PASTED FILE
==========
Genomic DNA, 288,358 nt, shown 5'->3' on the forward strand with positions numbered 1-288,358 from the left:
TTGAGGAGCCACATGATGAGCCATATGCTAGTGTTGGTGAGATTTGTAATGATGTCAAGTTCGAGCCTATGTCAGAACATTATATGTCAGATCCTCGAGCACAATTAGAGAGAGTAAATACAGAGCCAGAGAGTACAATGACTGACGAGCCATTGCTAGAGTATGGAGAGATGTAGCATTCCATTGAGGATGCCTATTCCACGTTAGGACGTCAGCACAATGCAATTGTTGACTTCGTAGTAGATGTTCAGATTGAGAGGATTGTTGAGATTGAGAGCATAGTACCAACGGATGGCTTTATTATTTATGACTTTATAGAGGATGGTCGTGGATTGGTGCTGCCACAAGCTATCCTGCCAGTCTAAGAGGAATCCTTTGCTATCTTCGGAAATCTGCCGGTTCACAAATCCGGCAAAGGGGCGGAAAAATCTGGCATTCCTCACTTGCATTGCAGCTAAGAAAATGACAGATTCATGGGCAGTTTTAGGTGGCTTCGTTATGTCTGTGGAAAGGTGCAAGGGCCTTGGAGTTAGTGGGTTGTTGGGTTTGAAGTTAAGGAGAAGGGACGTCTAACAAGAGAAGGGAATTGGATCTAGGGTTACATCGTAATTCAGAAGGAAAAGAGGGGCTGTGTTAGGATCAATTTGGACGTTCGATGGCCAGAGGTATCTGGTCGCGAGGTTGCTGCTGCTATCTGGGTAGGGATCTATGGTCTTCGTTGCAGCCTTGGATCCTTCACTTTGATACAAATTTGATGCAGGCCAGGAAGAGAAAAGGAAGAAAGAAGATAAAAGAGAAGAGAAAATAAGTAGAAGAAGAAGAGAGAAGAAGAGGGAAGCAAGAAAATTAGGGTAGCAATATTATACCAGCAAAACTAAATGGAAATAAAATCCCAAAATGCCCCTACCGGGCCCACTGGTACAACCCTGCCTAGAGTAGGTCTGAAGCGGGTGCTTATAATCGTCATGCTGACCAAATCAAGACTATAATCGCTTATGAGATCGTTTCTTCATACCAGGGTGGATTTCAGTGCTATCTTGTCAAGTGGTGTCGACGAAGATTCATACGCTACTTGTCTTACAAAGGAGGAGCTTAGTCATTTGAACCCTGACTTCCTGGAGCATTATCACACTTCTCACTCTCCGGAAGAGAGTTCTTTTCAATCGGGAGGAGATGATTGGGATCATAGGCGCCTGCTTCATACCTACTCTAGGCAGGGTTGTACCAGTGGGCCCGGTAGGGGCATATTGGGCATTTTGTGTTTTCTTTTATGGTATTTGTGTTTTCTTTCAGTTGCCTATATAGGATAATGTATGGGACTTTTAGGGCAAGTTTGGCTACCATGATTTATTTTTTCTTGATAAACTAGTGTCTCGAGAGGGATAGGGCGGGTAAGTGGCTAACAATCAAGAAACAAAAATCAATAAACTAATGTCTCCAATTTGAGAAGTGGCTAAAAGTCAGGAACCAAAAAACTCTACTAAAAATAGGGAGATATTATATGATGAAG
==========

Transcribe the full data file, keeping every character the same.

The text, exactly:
Genomic DNA, 288,358 nt, shown 5'->3' on the forward strand with positions numbered 1-288,358 from the left:
TTGAGGAGCCACATGATGAGCCATATGCTAGTGTTGGTGAGATTTGTAATGATGTCAAGTTCGAGCCTATGTCAGAACATTATATGTCAGATCCTCGAGCACAATTAGAGAGAGTAAATACAGAGCCAGAGAGTACAATGACTGACGAGCCATTGCTAGAGTATGGAGAGATGTAGCATTCCATTGAGGATGCCTATTCCACGTTAGGACGTCAGCACAATGCAATTGTTGACTTCGTAGTAGATGTTCAGATTGAGAGGATTGTTGAGATTGAGAGCATAGTACCAACGGATGGCTTTATTATTTATGACTTTATAGAGGATGGTCGTGGATTGGTGCTGCCACAAGCTATCCTGCCAGTCTAAGAGGAATCCTTTGCTATCTTCGGAAATCTGCCGGTTCACAAATCCGGCAAAGGGGCGGAAAAATCTGGCATTCCTCACTTGCATTGCAGCTAAGAAAATGACAGATTCATGGGCAGTTTTAGGTGGCTTCGTTATGTCTGTGGAAAGGTGCAAGGGCCTTGGAGTTAGTGGGTTGTTGGGTTTGAAGTTAAGGAGAAGGGACGTCTAACAAGAGAAGGGAATTGGATCTAGGGTTACATCGTAATTCAGAAGGAAAAGAGGGGCTGTGTTAGGATCAATTTGGACGTTCGATGGCCAGAGGTATCTGGTCGCGAGGTTGCTGCTGCTATCTGGGTAGGGATCTATGGTCTTCGTTGCAGCCTTGGATCCTTCACTTTGATACAAATTTGATGCAGGCCAGGAAGAGAAAAGGAAGAAAGAAGATAAAAGAGAAGAGAAAATAAGTAGAAGAAGAAGAGAGAAGAAGAGGGAAGCAAGAAAATTAGGGTAGCAATATTATACCAGCAAAACTAAATGGAAATAAAATCCCAAAATGCCCCTACCGGGCCCACTGGTACAACCCTGCCTAGAGTAGGTCTGAAGCGGGTGCTTATAATCGTCATGCTGACCAAATCAAGACTATAATCGCTTATGAGATCGTTTCTTCATACCAGGGTGGATTTCAGTGCTATCTTGTCAAGTGGTGTCGACGAAGATTCATACGCTACTTGTCTTACAAAGGAGGAGCTTAGTCATTTGAACCCTGACTTCCTGGAGCATTATCACACTTCTCACTCTCCGGAAGAGAGTTCTTTTCAATCGGGAGGAGATGATTGGGATCATAGGCGCCTGCTTCATACCTACTCTAGGCAGGGTTGTACCAGTGGGCCCGGTAGGGGCATATTGGGCATTTTGTGTTTTCTTTTATGGTATTTGTGTTTTCTTTCAGTTGCCTATATAGGATAATGTATGGGACTTTTAGGGCAAGTTTGGCTACCATGATTTATTTTTTCTTGATAAACTAGTGTCTCGAGAGGGATAGGGCGGGTAAGTGGCTAACAATCAAGAAACAAAAATCAATAAACTAATGTCTCCAATTTGAGAAGTGGCTAAAAGTCAGGAACCAAAAAACTCTACTAAAAATAGGGAGATATTATATGATGAAG